July, 17th, 2012, The Swedish Ship Göteborg
A cool morning breeze greets us today, with sunshine peeking over the harbor in Brest. The festival is still in full swing with people as far as the eye can see. Yesterday saw the arrival of the new crew to the Göteborg, and the departure of the crew that sailed the Ship successfully from Den Helder. Bittersweet were the good byes, but hopeful were the eyes of the new crew arriving to the ship. Being on board for the entire trip thus far, I have witnessed the wide eyes stares of each new crew as they look up in amazement at the Göteborg sitting proudly in the harbor.
Whether the deckhands have sailed with the SOIC before or not, the look of anticipation and excitement never fades. Something about the ship attracts people, and stirs a sense of adventure in everyone that looks at her. Living onboard for an extended period of time, the Göteborg becomes a second home. Her decks mimic the floors of a home, her stern your garden, her bow your front door, the hammocks your solace. It is easy to lose touch with her magnificence when that beauty becomes an everyday occurrence. But, an epiphany occurs each time you see a look of amazement on a visitors face or a shudder of excitement from a child slowly rubbing their hands across the cold, smooth side of a cannon on board. You remember that you are aboard a magnificent and powerful sailing vessel that is truly unique.
Here at the festival in Brest, that impression is exactly what we encourage the visitors to experience. Thousands of people a day wait in line to take a tour, with the new crew welcoming them. As with the legs before, the new crew starts their training right away, learning the rigging and prepares her for her exit from Brest and on to Bremerhaven. The professional crew has done a fine job of keeping things moving as efficiently as possible, even with the mass of tourists of the maritime festival aboard. Work is plentiful as usual, there seems no end to it but the new crew, as with the last, is eager to learn and partake in any task.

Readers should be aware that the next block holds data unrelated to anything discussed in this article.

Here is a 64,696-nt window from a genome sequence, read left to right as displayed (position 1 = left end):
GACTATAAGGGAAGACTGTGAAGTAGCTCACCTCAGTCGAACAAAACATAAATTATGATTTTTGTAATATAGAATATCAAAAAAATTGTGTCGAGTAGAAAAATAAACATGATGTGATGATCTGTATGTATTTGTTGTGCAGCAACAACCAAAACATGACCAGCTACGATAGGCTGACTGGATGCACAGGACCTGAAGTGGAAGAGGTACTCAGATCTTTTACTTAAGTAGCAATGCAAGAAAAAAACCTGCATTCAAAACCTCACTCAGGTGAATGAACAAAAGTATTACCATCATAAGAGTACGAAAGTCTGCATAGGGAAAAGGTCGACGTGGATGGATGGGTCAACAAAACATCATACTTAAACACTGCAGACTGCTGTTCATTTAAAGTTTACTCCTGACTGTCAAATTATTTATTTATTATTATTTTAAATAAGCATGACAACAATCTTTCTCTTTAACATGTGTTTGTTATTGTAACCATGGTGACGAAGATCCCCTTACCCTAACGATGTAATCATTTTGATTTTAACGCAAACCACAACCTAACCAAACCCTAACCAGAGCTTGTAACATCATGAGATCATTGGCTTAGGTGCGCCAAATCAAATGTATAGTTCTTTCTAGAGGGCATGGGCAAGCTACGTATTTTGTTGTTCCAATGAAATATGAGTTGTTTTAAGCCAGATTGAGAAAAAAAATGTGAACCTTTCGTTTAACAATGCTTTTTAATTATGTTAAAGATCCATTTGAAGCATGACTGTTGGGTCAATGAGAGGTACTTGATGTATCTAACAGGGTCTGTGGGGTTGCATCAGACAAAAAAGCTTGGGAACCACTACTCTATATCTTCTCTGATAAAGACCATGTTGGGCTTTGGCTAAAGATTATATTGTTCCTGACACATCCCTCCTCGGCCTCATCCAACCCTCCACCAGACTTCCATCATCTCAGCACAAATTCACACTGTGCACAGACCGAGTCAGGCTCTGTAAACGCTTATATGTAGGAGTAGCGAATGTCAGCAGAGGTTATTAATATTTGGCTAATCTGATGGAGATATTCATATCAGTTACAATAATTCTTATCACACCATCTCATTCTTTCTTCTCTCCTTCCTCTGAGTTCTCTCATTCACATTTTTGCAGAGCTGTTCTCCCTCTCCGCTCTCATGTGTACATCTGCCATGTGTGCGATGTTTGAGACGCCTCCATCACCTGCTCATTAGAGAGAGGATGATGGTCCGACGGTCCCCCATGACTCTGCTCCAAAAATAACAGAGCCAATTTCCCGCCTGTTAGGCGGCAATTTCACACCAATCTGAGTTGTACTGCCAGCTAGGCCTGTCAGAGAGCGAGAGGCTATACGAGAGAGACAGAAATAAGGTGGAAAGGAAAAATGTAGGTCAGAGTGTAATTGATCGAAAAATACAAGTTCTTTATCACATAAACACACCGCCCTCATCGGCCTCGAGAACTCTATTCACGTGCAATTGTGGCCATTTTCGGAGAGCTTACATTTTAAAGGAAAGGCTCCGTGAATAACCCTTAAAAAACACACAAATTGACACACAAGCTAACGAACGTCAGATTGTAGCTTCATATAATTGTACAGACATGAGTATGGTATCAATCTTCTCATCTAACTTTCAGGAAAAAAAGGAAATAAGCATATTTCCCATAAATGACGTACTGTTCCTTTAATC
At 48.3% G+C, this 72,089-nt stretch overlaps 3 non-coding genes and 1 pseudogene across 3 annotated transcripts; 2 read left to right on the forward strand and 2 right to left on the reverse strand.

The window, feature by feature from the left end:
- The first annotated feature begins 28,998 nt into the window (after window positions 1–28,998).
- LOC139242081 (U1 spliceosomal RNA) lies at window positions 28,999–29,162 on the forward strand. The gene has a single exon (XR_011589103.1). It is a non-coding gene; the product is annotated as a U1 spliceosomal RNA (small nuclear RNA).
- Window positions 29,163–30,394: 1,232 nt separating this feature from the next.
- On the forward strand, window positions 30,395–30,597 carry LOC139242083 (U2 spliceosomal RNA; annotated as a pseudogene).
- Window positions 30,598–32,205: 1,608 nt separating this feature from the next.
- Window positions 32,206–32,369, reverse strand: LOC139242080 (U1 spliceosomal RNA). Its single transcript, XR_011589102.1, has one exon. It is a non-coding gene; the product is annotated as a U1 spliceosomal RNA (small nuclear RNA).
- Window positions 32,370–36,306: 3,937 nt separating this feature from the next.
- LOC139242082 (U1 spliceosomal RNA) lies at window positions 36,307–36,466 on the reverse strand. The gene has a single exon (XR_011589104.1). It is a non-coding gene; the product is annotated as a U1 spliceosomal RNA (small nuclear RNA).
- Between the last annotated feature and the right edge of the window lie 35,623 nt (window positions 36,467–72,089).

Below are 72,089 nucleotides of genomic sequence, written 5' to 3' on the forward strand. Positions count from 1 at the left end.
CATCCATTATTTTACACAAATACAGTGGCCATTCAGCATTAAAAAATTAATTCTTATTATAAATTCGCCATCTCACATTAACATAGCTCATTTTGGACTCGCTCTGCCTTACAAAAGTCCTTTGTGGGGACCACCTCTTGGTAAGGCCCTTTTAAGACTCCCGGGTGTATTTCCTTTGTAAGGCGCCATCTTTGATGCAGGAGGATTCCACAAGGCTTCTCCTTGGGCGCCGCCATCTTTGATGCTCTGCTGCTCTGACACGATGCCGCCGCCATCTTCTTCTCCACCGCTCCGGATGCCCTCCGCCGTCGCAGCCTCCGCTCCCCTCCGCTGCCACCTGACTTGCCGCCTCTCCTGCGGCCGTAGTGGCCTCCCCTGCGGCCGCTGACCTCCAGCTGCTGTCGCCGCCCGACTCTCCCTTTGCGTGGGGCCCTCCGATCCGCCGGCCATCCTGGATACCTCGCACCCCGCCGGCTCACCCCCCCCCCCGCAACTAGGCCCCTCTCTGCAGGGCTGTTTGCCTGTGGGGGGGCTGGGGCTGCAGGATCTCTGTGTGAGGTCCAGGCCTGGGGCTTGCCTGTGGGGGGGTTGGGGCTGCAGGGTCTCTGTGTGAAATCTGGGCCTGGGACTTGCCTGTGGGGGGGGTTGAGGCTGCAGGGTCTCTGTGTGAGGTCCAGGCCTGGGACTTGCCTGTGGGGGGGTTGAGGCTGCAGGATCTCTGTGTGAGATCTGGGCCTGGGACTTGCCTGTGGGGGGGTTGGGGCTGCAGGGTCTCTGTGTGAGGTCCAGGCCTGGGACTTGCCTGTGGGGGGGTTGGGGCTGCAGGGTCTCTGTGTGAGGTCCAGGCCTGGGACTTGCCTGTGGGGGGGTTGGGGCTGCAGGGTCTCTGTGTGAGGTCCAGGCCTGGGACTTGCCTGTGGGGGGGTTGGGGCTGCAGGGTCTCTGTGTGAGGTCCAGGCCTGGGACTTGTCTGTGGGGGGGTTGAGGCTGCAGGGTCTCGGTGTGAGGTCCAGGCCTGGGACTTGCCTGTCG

One could not ask for a better venue to share in labor, the tall castle walls of Brest’s harbor and the many sails littering the water make a picturesque view and a wonderful backdrop for the Göteborg. Music fills the air as boats pass carrying bands playing a plethora of music styles to entertain the patrons. Sailing vessels of every kind weave in and out of the harbor, covering the water in white canvas. The inlet is dotted with tents of vendors selling their wares, and ships representing many cultures. Food is abundant from many of the different countries that have used Brest as a port of trade over the centuries. Roaming theatre troupes in Rococo era French costumes giggle, yell and play among the crowds, adding a certain aura to the area surrounding the Swedish Ship Göteborg. Open air pubs ring with the sound of clinking glasses, laughter and the ever present French accordion. Further away from the crowds and the noise of the festival is the rhythmic sound of gently rocking boats gathered in their rows at the docks, playing in time with the ocean, waves lapping against the sea walls of the historic port. Soon those waves will take us out to sea again, and on our way to Germany and the port of Bremerhaven.
Photo: Karin Skoog och Sarah Renard
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